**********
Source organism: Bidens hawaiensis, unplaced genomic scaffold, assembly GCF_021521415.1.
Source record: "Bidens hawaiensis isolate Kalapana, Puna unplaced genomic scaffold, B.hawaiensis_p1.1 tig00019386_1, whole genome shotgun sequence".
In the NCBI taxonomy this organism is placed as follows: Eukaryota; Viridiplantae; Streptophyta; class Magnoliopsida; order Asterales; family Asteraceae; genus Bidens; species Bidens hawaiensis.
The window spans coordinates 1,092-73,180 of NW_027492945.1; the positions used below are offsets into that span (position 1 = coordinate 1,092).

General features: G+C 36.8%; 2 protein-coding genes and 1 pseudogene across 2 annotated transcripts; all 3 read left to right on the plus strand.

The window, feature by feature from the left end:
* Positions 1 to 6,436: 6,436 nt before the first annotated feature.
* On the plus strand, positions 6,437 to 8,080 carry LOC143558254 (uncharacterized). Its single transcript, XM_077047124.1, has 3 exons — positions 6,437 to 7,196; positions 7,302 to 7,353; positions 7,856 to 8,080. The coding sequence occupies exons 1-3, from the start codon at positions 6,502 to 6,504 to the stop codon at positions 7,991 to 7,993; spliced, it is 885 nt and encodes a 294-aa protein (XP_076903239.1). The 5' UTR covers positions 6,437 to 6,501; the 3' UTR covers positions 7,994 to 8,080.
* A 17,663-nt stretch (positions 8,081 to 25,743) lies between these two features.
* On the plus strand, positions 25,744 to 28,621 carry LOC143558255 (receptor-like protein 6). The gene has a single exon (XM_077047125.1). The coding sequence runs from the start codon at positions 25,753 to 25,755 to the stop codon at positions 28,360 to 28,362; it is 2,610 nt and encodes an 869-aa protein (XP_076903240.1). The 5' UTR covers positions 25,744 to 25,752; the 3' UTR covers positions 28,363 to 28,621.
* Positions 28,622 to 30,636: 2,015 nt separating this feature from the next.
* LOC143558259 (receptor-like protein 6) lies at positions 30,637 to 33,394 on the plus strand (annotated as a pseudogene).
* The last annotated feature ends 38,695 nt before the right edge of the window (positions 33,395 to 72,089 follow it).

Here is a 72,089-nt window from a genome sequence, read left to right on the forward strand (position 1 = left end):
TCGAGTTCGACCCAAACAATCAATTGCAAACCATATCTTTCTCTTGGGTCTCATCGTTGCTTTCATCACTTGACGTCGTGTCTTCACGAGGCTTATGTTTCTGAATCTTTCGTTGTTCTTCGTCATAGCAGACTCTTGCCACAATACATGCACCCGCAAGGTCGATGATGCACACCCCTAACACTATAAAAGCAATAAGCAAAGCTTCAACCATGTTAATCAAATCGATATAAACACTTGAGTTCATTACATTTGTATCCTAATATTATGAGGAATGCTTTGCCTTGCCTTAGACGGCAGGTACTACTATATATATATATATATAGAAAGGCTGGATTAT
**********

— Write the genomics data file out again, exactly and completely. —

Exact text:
Source organism: Bidens hawaiensis, unplaced genomic scaffold, assembly GCF_021521415.1.
Source record: "Bidens hawaiensis isolate Kalapana, Puna unplaced genomic scaffold, B.hawaiensis_p1.1 tig00019386_1, whole genome shotgun sequence".
In the NCBI taxonomy this organism is placed as follows: Eukaryota; Viridiplantae; Streptophyta; class Magnoliopsida; order Asterales; family Asteraceae; genus Bidens; species Bidens hawaiensis.
The window spans coordinates 1,092-73,180 of NW_027492945.1; the positions used below are offsets into that span (position 1 = coordinate 1,092).

General features: G+C 36.8%; 2 protein-coding genes and 1 pseudogene across 2 annotated transcripts; all 3 read left to right on the plus strand.

The window, feature by feature from the left end:
* Positions 1 to 6,436: 6,436 nt before the first annotated feature.
* On the plus strand, positions 6,437 to 8,080 carry LOC143558254 (uncharacterized). Its single transcript, XM_077047124.1, has 3 exons — positions 6,437 to 7,196; positions 7,302 to 7,353; positions 7,856 to 8,080. The coding sequence occupies exons 1-3, from the start codon at positions 6,502 to 6,504 to the stop codon at positions 7,991 to 7,993; spliced, it is 885 nt and encodes a 294-aa protein (XP_076903239.1). The 5' UTR covers positions 6,437 to 6,501; the 3' UTR covers positions 7,994 to 8,080.
* A 17,663-nt stretch (positions 8,081 to 25,743) lies between these two features.
* On the plus strand, positions 25,744 to 28,621 carry LOC143558255 (receptor-like protein 6). The gene has a single exon (XM_077047125.1). The coding sequence runs from the start codon at positions 25,753 to 25,755 to the stop codon at positions 28,360 to 28,362; it is 2,610 nt and encodes an 869-aa protein (XP_076903240.1). The 5' UTR covers positions 25,744 to 25,752; the 3' UTR covers positions 28,363 to 28,621.
* Positions 28,622 to 30,636: 2,015 nt separating this feature from the next.
* LOC143558259 (receptor-like protein 6) lies at positions 30,637 to 33,394 on the plus strand (annotated as a pseudogene).
* The last annotated feature ends 38,695 nt before the right edge of the window (positions 33,395 to 72,089 follow it).

Here is a 72,089-nt window from a genome sequence, read left to right on the forward strand (position 1 = left end):
TCGAGTTCGACCCAAACAATCAATTGCAAACCATATCTTTCTCTTGGGTCTCATCGTTGCTTTCATCACTTGACGTCGTGTCTTCACGAGGCTTATGTTTCTGAATCTTTCGTTGTTCTTCGTCATAGCAGACTCTTGCCACAATACATGCACCCGCAAGGTCGATGATGCACACCCCTAACACTATAAAAGCAATAAGCAAAGCTTCAACCATGTTAATCAAATCGATATAAACACTTGAGTTCATTACATTTGTATCCTAATATTATGAGGAATGCTTTGCCTTGCCTTAGACGGCAGGTACTACTATATATATATATATATAGAAAGGCTGGATTAT